Grit: The new silver bullet

I, like many others in the child development field, have within the past year been swept up by all things “grit” related. Since Paul Tough’s book, How Children Succeed, grit has become the #1 new buzz word when it comes to child and youth development. Grit now joins it’s academic counterpart term, STEM (Science, Technology, Engineering, and Math), in realizing sudden and extreme celebrity-status fame; millions of federal, state, and private dollars are now being funneled towards it, all with the same overarching goals of improving outcomes for children and youth.

What exactly is grit, anyway? Within the context of child development it tends to be synonymous with perseverance and resilience. But I was curious what I might find when searching for a definition of grit. There are many out there, but my favorite by far was, “firmness of mind or spirit: unyielding courage in the face of hardship or danger.”

Longitudinal studies make evident the importance of this trait as it is correlated with children’s later success in life. When grit is present, a child might be able to overcome terrible things that have happened in life like multiple adverse experiences and toxic stress. Where there is no grit, the outcomes are grim. Hardships and dangers are not overcome.

It’s easy to buy into the importance of grit, as the neuroscience research is so compelling. But what are the implications of all of this? Whenever you encounter hype this big, you see a lot of folks jumping on the bandwagon. The question is — who is doing this well? What is the most cost-effective way a policymaker could institute a grit-enhancing initiative in her state? I did a quick-and-dirty assessment of some of the best child and youth programs out there working to increase grit and to combat adversity. Here’s what I found to be the three key elements of success:

1. Start early. One of the keys of grit-enhancing programs is to start as early as you can. The federal Early Intervention Program starts working with at-risk children as soon as they’re born, and Nurse Family Partnerships start even sooner, before the child is born by working with pregnant mothers to teach them how to deal with stress in non-harmful ways. And, I’ve always been a proponent of Early Head Start and their home-based model, especially now that the recompetition of grants will increase accountability and (hopefully) lead to better results.

2. Stick with it through the school years. The implications for schools and educators are great, as well as for communities. The Harlem Children’s Zone has been so popularized in recent years that it’s sure to receive a few yawns here, but Geoffrey Canada created such an impactful model in HCZ that it cannot go without mentioning. My favorite quote about HCZ is from the NYT Magazine: It “starts at birth and follows children to college. It meshes those services into an interlocking web, and then it drops that web over an entire neighborhood….[It creates] a safety net woven so tightly that children in the neighborhood just can’t slip through.” There’s also plenty of room for innovation in this area of reaching the school-aged child. For example, KIPP Charter Schools created character report cards for students — an entirely different metric that gets the character strengths necessary for leading engaged, meaningful, and purposeful lives.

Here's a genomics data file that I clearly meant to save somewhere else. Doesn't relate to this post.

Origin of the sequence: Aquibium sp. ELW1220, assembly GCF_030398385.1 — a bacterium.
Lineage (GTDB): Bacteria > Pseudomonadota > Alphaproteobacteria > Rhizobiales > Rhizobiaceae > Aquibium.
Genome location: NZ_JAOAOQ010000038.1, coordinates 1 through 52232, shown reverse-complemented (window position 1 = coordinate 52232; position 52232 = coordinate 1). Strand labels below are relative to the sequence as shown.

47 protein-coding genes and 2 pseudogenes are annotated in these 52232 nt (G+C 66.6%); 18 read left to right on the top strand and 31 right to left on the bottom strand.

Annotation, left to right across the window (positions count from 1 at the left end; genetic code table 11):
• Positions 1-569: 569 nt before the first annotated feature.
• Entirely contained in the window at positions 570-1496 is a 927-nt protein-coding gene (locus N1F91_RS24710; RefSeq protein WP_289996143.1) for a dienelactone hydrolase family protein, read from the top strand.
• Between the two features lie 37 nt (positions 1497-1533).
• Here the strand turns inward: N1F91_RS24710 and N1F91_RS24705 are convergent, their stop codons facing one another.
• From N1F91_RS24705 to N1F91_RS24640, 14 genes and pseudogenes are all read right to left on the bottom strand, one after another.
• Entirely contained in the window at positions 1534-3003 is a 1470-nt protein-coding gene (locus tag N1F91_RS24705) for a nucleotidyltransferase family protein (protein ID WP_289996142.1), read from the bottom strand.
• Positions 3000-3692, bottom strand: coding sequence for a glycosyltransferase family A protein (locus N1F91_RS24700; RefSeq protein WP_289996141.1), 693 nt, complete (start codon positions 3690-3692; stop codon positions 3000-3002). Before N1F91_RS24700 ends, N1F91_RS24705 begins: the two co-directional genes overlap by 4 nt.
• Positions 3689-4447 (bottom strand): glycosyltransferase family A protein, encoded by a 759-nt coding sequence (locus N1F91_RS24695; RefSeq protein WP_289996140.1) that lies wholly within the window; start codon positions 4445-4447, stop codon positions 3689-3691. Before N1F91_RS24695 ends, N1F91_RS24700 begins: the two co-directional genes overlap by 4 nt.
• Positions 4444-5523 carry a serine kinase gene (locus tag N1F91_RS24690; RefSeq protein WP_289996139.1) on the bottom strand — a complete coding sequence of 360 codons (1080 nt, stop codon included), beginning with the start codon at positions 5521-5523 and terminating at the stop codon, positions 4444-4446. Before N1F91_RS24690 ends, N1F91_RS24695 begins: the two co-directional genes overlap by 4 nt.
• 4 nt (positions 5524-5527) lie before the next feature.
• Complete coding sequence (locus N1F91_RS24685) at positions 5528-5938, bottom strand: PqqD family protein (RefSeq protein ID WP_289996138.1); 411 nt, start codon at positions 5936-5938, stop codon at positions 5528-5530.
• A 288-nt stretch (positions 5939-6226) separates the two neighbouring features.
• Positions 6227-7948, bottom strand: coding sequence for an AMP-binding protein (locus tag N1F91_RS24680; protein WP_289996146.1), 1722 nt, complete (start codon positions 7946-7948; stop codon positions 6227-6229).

3. Focus on the whole child. Adverse childhood experiences affect not just kids’ focus and attention, but their physiological well-being. Pediatric Wellness Centers, like the Center for Youth Wellness in the Bayview neighborhood of San Francisco, is seeing real results for kids by performing early screenings for toxic stress and following up with appropriate pediatric treatments. The real policy implication from this model is that mandatory universal screenings for ACEs could help to detect early on the children with the greatest need for intervention and treatment.

There’s surprisingly little information out there on what policymakers can actually do to create grit-enhancing and trauma-alleviating programs in their states and localities. One resource from the National Center for Children in Poverty that I found, while extremely dated, might still be the best summary out there of strategies to make this work. But getting down to the basics, initiatives must begin to reach the child right from the start, must follow the child through his or her school years, and must focus on all areas of psychological AND physiological development that might be thwarted by adverse experiences. It’s a basic recipe but still not an easy one to achieve; grit is one tough cookie.

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